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FBI Offers Big Reward To Rat Out People Who Aim Lasers At Aircraft


The FBI is offering rewards up to $10,000 for information that leads to the arrest of people who have aimed laser pointers at aircraft. Deliberate targeting of aircraft in flight has increased significantly in the last couple of years in the Northwest.

The $10,000 reward offer is good for the next 90 days. The FBI wants to protect pilots from being temporarily blinded at night by laser pointers aimed playfully or maliciously from the ground.

In Seattle, bureau spokeswoman Ayn Sandalo Dietrich said she's alarmed by a rise in pilot complaints.

"It has increased in frequency from an average of about 3.5 'lasing' incidents per month in 2012 to a little over six times a month in 2013," Dietrich said. "We are now in this year averaging over seven times a month."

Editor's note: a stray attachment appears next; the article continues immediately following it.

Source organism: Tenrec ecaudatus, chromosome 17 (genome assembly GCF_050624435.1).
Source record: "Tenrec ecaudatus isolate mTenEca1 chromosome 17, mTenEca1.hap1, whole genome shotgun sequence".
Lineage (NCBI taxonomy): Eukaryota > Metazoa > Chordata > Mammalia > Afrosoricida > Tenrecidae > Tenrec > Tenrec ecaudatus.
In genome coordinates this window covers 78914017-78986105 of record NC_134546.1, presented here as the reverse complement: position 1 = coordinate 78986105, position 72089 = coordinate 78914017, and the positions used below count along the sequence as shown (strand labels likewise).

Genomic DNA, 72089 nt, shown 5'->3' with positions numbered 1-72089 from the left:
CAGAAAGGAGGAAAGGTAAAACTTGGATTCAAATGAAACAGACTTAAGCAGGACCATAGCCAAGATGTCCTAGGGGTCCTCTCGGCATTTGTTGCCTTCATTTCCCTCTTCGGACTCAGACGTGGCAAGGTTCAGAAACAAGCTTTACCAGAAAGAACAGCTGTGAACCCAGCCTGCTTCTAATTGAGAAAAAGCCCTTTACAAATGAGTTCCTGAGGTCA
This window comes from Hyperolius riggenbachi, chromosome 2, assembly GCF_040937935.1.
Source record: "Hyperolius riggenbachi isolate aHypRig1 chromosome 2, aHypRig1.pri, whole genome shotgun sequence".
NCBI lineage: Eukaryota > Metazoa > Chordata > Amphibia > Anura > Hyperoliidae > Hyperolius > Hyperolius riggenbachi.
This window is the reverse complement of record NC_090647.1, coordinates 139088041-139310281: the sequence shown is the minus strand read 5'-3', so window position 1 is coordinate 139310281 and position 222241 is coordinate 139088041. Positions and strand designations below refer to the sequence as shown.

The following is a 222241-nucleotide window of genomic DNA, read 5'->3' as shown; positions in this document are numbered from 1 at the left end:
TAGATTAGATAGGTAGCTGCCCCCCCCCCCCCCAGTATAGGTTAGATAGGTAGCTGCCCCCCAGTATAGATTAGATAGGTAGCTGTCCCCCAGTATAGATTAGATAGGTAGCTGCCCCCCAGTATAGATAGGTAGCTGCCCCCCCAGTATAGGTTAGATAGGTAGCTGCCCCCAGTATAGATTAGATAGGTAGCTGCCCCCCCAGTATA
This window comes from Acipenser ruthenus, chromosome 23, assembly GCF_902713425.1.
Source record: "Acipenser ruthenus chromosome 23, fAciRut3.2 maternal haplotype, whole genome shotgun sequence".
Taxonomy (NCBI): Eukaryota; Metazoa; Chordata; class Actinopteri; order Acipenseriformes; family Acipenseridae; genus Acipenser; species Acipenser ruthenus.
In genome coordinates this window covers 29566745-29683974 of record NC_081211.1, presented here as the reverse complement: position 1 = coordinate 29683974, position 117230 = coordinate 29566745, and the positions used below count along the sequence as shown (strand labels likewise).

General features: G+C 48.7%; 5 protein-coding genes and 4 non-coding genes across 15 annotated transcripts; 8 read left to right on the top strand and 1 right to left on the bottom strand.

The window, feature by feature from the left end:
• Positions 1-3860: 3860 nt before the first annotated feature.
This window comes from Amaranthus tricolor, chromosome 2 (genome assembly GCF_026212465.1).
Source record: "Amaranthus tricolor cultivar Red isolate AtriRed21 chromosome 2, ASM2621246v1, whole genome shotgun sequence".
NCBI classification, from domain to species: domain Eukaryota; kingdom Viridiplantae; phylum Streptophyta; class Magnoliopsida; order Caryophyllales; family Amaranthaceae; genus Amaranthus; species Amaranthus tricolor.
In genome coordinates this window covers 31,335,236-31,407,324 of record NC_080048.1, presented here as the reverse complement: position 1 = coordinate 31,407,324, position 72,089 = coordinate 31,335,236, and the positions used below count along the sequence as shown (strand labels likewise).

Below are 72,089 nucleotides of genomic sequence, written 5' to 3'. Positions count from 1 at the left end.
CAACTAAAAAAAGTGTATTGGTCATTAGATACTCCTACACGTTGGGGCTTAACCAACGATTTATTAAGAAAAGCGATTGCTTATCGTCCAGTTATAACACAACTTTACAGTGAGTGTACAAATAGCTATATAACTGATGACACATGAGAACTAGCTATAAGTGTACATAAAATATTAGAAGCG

Those are numbers for Washington state. Dietrich said in Idaho, a single pilot complained in 2012. That jumped to 10 reported lasings last year. In Oregon though, the frequency has reversed. This may be due to the well publicized arrest last year of a Northeast Portland man accused of aiming a laser pointer at two jetliners.

Aiming a laser at an aircraft is a federal crime punishable by up to five years in prison.

Now semi-retired, Tom Banse covered national news, business, science, public policy, Olympic sports and human interest stories from across the Northwest. He reported from well known and out–of–the–way places in the region where important, amusing, touching, or outrageous events unfolded. Tom's stories can be found online and were heard on-air during "Morning Edition" and "All Things Considered" on NPR stations in Washington, Oregon, and Idaho.